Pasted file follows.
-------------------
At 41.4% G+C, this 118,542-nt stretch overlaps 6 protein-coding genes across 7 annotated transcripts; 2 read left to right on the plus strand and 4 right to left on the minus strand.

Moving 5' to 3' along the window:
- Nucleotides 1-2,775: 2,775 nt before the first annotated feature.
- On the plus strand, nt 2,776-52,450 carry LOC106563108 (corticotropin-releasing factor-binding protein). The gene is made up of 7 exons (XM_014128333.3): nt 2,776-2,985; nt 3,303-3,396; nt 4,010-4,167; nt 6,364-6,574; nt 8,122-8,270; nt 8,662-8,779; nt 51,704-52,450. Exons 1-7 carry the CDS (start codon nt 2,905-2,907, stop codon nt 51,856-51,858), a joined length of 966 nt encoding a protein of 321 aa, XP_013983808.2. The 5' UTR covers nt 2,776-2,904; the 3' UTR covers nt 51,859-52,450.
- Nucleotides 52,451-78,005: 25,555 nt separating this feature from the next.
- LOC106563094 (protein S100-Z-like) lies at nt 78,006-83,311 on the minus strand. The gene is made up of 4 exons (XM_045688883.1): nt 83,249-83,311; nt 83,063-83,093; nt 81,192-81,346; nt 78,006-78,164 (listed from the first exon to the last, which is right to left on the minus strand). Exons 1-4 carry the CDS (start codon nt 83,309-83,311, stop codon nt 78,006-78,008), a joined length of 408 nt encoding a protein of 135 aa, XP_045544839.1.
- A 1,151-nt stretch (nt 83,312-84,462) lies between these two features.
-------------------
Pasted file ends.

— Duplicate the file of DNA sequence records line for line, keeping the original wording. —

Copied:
At 41.4% G+C, this 118,542-nt stretch overlaps 6 protein-coding genes across 7 annotated transcripts; 2 read left to right on the plus strand and 4 right to left on the minus strand.

Moving 5' to 3' along the window:
- Nucleotides 1-2,775: 2,775 nt before the first annotated feature.
- On the plus strand, nt 2,776-52,450 carry LOC106563108 (corticotropin-releasing factor-binding protein). The gene is made up of 7 exons (XM_014128333.3): nt 2,776-2,985; nt 3,303-3,396; nt 4,010-4,167; nt 6,364-6,574; nt 8,122-8,270; nt 8,662-8,779; nt 51,704-52,450. Exons 1-7 carry the CDS (start codon nt 2,905-2,907, stop codon nt 51,856-51,858), a joined length of 966 nt encoding a protein of 321 aa, XP_013983808.2. The 5' UTR covers nt 2,776-2,904; the 3' UTR covers nt 51,859-52,450.
- Nucleotides 52,451-78,005: 25,555 nt separating this feature from the next.
- LOC106563094 (protein S100-Z-like) lies at nt 78,006-83,311 on the minus strand. The gene is made up of 4 exons (XM_045688883.1): nt 83,249-83,311; nt 83,063-83,093; nt 81,192-81,346; nt 78,006-78,164 (listed from the first exon to the last, which is right to left on the minus strand). Exons 1-4 carry the CDS (start codon nt 83,309-83,311, stop codon nt 78,006-78,008), a joined length of 408 nt encoding a protein of 135 aa, XP_045544839.1.
- A 1,151-nt stretch (nt 83,312-84,462) lies between these two features.